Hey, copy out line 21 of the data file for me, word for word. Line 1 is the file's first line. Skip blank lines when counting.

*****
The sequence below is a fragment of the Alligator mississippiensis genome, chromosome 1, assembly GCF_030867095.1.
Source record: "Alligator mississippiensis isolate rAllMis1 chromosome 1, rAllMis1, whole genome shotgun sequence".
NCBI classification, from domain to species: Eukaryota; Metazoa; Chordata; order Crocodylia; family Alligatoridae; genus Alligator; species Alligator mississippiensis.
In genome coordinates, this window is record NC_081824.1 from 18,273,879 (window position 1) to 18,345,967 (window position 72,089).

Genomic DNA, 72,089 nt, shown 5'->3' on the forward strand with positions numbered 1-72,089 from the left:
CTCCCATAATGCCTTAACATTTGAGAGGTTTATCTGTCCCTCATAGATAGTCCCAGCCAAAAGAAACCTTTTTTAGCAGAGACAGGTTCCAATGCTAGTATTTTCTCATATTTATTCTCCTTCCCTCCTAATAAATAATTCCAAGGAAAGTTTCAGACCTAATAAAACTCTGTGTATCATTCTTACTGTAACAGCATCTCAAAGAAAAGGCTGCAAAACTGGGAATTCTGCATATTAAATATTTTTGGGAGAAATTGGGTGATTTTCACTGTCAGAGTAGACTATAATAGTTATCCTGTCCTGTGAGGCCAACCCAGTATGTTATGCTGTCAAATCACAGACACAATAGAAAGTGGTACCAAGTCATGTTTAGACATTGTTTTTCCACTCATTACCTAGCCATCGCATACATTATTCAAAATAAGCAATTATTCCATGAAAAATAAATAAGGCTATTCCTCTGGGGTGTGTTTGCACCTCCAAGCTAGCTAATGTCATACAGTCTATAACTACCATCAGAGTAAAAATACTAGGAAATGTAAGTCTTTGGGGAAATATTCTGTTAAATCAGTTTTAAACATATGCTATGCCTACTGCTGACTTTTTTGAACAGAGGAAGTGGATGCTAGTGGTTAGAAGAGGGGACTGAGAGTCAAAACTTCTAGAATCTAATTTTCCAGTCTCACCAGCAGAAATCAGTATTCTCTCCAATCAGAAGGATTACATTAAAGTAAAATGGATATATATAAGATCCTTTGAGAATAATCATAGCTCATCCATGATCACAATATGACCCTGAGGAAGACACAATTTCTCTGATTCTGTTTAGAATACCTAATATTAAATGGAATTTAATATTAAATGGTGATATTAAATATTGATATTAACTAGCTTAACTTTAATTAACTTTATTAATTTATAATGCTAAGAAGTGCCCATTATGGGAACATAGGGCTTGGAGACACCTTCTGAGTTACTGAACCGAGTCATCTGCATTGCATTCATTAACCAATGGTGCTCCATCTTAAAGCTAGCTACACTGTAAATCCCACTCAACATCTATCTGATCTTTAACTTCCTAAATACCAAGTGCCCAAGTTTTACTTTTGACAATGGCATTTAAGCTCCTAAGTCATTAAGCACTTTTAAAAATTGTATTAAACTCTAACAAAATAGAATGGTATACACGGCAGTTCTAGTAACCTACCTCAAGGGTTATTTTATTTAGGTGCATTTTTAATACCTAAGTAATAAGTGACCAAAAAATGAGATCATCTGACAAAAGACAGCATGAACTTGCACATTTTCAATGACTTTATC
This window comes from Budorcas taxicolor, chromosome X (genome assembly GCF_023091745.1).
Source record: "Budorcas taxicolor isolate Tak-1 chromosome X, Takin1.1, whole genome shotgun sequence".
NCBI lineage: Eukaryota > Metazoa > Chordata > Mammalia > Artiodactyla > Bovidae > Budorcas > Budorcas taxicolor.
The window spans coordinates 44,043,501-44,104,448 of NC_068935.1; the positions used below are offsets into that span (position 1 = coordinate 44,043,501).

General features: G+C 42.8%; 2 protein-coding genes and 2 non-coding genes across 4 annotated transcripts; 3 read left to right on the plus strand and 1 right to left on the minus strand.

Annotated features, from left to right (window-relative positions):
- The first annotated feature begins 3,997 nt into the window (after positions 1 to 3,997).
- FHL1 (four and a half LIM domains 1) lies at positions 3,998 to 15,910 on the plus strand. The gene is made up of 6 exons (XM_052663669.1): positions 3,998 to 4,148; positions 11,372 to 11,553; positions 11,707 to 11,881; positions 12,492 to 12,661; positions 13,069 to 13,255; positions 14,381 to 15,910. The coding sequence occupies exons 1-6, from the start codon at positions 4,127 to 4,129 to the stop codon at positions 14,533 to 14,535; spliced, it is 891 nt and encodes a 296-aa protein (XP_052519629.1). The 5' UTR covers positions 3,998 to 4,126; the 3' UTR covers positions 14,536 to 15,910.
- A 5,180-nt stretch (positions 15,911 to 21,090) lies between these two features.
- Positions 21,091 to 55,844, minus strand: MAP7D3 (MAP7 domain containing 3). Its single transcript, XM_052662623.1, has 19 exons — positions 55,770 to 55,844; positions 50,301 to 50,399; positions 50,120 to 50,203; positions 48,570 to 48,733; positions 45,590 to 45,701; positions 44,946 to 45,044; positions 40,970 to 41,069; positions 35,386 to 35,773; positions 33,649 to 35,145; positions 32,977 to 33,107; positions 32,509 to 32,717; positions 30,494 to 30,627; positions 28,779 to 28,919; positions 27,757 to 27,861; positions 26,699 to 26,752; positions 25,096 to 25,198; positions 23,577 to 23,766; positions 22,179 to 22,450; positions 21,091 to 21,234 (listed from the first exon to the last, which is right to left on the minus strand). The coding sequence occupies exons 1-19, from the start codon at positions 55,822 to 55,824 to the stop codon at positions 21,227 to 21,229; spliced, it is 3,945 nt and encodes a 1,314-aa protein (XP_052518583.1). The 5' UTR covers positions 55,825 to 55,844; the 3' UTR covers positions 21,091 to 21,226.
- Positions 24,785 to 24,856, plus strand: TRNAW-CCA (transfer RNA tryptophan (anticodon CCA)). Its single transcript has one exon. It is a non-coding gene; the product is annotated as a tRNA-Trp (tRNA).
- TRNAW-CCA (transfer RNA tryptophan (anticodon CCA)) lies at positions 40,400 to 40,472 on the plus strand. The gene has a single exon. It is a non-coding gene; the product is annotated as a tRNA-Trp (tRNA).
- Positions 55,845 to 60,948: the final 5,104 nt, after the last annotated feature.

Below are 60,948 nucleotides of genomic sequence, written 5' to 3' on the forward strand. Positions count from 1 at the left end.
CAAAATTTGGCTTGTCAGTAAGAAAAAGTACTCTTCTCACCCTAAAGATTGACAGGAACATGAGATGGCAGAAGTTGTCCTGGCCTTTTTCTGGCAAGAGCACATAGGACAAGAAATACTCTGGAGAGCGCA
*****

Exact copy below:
CAAAATTTGGCTTGTCAGTAAGAAAAAGTACTCTTCTCACCCTAAAGATTGACAGGAACATGAGATGGCAGAAGTTGTCCTGGCCTTTTTCTGGCAAGAGCACATAGGACAAGAAATACTCTGGAGAGCGCA